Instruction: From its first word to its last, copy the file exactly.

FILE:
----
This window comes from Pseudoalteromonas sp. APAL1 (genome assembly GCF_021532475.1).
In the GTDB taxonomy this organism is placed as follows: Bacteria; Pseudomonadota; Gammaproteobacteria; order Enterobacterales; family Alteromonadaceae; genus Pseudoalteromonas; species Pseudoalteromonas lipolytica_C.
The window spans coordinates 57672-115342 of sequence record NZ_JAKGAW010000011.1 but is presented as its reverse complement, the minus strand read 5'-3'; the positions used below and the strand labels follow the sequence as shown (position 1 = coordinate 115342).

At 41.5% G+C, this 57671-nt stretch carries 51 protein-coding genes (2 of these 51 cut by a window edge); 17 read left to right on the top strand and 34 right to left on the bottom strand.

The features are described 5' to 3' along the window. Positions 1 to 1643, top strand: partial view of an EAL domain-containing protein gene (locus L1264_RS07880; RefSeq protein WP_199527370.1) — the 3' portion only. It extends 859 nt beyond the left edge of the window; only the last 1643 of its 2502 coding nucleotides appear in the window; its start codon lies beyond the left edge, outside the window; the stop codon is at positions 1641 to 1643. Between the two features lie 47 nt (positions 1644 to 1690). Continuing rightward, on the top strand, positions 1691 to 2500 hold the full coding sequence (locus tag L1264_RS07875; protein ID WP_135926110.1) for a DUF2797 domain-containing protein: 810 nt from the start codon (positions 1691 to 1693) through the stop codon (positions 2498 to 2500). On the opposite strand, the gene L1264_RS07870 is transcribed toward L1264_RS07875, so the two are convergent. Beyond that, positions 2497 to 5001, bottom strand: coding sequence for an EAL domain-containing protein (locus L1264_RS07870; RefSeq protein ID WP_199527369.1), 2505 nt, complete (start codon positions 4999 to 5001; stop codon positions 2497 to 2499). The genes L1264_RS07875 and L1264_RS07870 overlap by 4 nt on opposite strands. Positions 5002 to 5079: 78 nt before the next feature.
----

This window comes from Pseudoalteromonas sp. APAL1 (genome assembly GCF_021532475.1).
In the GTDB taxonomy this organism is placed as follows: Bacteria; Pseudomonadota; Gammaproteobacteria; order Enterobacterales; family Alteromonadaceae; genus Pseudoalteromonas; species Pseudoalteromonas lipolytica_C.
The window spans coordinates 57672-115342 of sequence record NZ_JAKGAW010000011.1 but is presented as its reverse complement, the minus strand read 5'-3'; the positions used below and the strand labels follow the sequence as shown (position 1 = coordinate 115342).

At 41.5% G+C, this 57671-nt stretch carries 51 protein-coding genes (2 of these 51 cut by a window edge); 17 read left to right on the top strand and 34 right to left on the bottom strand.

The features are described 5' to 3' along the window. Positions 1 to 1643, top strand: partial view of an EAL domain-containing protein gene (locus L1264_RS07880; RefSeq protein WP_199527370.1) — the 3' portion only. It extends 859 nt beyond the left edge of the window; only the last 1643 of its 2502 coding nucleotides appear in the window; its start codon lies beyond the left edge, outside the window; the stop codon is at positions 1641 to 1643. Between the two features lie 47 nt (positions 1644 to 1690). Continuing rightward, on the top strand, positions 1691 to 2500 hold the full coding sequence (locus tag L1264_RS07875; protein ID WP_135926110.1) for a DUF2797 domain-containing protein: 810 nt from the start codon (positions 1691 to 1693) through the stop codon (positions 2498 to 2500). On the opposite strand, the gene L1264_RS07870 is transcribed toward L1264_RS07875, so the two are convergent. Beyond that, positions 2497 to 5001, bottom strand: coding sequence for an EAL domain-containing protein (locus L1264_RS07870; RefSeq protein ID WP_199527369.1), 2505 nt, complete (start codon positions 4999 to 5001; stop codon positions 2497 to 2499). The genes L1264_RS07875 and L1264_RS07870 overlap by 4 nt on opposite strands. Positions 5002 to 5079: 78 nt before the next feature.